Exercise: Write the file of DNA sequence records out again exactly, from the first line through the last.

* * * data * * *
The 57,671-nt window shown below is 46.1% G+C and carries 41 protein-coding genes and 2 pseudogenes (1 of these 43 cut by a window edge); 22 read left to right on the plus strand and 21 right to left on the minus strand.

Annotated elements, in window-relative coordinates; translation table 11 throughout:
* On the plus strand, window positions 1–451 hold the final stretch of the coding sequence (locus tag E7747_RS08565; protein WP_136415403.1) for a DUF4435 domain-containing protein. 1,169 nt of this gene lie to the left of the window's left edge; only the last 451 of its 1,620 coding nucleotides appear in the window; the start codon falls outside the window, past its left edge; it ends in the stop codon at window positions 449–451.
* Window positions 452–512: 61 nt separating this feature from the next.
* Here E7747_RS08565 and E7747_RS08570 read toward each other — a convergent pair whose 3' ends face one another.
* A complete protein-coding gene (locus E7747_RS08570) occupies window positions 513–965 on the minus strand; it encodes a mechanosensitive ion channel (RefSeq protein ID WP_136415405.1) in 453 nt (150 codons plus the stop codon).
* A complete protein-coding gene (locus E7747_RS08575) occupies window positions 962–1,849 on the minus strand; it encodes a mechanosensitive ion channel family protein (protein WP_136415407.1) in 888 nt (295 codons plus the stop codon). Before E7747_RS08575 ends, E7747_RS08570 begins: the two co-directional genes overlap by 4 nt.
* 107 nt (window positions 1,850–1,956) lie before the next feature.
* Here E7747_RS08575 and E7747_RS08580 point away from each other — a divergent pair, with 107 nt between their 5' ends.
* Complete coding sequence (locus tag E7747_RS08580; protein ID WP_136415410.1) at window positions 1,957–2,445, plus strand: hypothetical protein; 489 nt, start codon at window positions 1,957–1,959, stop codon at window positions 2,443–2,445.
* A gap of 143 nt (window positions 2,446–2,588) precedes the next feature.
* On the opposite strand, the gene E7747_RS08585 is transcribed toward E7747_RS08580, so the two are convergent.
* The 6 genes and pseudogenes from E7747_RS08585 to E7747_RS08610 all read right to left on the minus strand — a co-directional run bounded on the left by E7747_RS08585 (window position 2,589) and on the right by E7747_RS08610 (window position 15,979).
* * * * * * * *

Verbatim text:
The 57,671-nt window shown below is 46.1% G+C and carries 41 protein-coding genes and 2 pseudogenes (1 of these 43 cut by a window edge); 22 read left to right on the plus strand and 21 right to left on the minus strand.

Annotated elements, in window-relative coordinates; translation table 11 throughout:
* On the plus strand, window positions 1–451 hold the final stretch of the coding sequence (locus tag E7747_RS08565; protein WP_136415403.1) for a DUF4435 domain-containing protein. 1,169 nt of this gene lie to the left of the window's left edge; only the last 451 of its 1,620 coding nucleotides appear in the window; the start codon falls outside the window, past its left edge; it ends in the stop codon at window positions 449–451.
* Window positions 452–512: 61 nt separating this feature from the next.
* Here E7747_RS08565 and E7747_RS08570 read toward each other — a convergent pair whose 3' ends face one another.
* A complete protein-coding gene (locus E7747_RS08570) occupies window positions 513–965 on the minus strand; it encodes a mechanosensitive ion channel (RefSeq protein ID WP_136415405.1) in 453 nt (150 codons plus the stop codon).
* A complete protein-coding gene (locus E7747_RS08575) occupies window positions 962–1,849 on the minus strand; it encodes a mechanosensitive ion channel family protein (protein WP_136415407.1) in 888 nt (295 codons plus the stop codon). Before E7747_RS08575 ends, E7747_RS08570 begins: the two co-directional genes overlap by 4 nt.
* 107 nt (window positions 1,850–1,956) lie before the next feature.
* Here E7747_RS08575 and E7747_RS08580 point away from each other — a divergent pair, with 107 nt between their 5' ends.
* Complete coding sequence (locus tag E7747_RS08580; protein ID WP_136415410.1) at window positions 1,957–2,445, plus strand: hypothetical protein; 489 nt, start codon at window positions 1,957–1,959, stop codon at window positions 2,443–2,445.
* A gap of 143 nt (window positions 2,446–2,588) precedes the next feature.
* On the opposite strand, the gene E7747_RS08585 is transcribed toward E7747_RS08580, so the two are convergent.
* The 6 genes and pseudogenes from E7747_RS08585 to E7747_RS08610 all read right to left on the minus strand — a co-directional run bounded on the left by E7747_RS08585 (window position 2,589) and on the right by E7747_RS08610 (window position 15,979).